The Multi-Ethnic Church Movement: Past, Present and Future

The Multi-Ethnic Church Movement: Past, Present and Future August 8, 2020

144,000 from Revelation 7, from a copy of the Commentary on the Apocalypse by Saint Beatus of Liébana; 1047; Wikimedia; {{PD-US-expired}}

John 17 records Jesus’ high-priestly prayer, where the Lord cries out to his Heavenly Father, longing for the Church to be one as he and his Father are one in complete and total unity. Then the world will know that God has sent Jesus to the world and has loved them just as the Father has loved his Son. A movement of Christian leaders here and abroad long to see that prayer and vision lived out in our midst in terms of race and class communion in our world today (John 17:23). Here I interview three of these leaders. In this blog post and the video interview that follows at the close of this entry, we are addressing the multi-ethnic church movement—its past, present, and future. We can only touch upon this important and vital enterprise here, so I encourage you to follow the work of my distinguished colleagues, who are leaders in the multi-ethnic church movement. They are as follows: Oneya Fennell Okuwobi, a sociologist and Ph.D. Candidate at The Ohio State University; Michael Emerson, Professor and Head in the Department of Sociology at the University of Illinois at Chicago; and Mark DeYmaz, the founding pastor of the Mosaic Church of Central Arkansas, as well as co-founder, CEO, and President of the Mosaix Global Network.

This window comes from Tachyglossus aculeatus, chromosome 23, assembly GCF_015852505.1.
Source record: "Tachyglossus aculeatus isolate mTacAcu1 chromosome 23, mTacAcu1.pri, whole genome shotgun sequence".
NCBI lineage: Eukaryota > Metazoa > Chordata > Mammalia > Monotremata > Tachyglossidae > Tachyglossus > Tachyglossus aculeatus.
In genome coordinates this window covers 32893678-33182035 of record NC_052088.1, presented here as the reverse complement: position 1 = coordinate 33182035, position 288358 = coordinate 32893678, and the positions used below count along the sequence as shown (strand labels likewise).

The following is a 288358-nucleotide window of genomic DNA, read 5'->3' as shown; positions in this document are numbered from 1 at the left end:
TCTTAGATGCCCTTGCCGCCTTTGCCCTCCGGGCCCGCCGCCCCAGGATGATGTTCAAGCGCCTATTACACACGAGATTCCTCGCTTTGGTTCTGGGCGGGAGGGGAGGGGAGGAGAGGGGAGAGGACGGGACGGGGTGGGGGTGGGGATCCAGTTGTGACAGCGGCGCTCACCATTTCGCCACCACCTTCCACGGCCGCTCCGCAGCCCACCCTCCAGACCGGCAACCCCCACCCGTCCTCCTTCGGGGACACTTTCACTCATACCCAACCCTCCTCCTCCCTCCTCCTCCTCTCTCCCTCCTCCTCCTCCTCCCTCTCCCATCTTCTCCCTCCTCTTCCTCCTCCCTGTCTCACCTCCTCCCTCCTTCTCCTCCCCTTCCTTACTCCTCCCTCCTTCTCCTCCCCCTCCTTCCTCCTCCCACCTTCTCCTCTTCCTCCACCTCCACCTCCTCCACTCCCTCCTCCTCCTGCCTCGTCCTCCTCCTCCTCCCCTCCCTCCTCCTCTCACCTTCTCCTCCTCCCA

Paul Louis Metzger (PLM): Mark, how would you define a multi-ethnic church for our viewers? Here I am thinking of distinctive traits, values, and percentages (as in percentage of congregants of diverse ethnic backgrounds, as well as staff/leadership).

Mark DeYmaz (MD):

PLM: Michael, you and Mark have been leaders in the multi-ethnic church movement among Evangelicals for a long time. You have called for stepping back and looking at the big picture, to see the gains made, the pressing challenges, and the need for the multi-ethnic church movement to grow not simply from being toddlers to teenagers, but ultimately to press on to adulthood. Please unpack this big picture, some of the gains, challenges, and needed future growth in light of your research since the book Divided By Faith.

Michael Emerson (ME):

PLM: Oneya, you have written, “When multiracial organizations mask racial inequality, they may reify stratification instead of remedying it” (https://u.osu.edu/okuwobi.1/). Could you please unpack that claim for the viewership, including its import? {Refer to Oneya Fennell Okuwobi, “‘Everything that I’ve Done Has Always Been Multiethnic’: Biographical Work among Leaders of Multiracial Churches,” Sociology of Religion, Volume 80, Issue 4 (Winter 2019): 478–495; https://doi.org/10.1093/socrel/sry058}.

Oneya Fennell Okuwobi (OFO):

PLM: Mark, you have shared with me, and with readers generally, that recent analyses of the multi-ethnic church movement have not gone far enough to address the complexities, including the gains. You have stated that, unfortunately, some analyses (refer here, for example) have approached the movement as if it is a glass or cup “half empty,” whereas in actual fact, it is really a glass “half-full.” Please develop this imagery for our viewers, accounting for both metaphors, and how it bears on your critical and constructive assessment of recent analyses of the multi-ethnic church movement.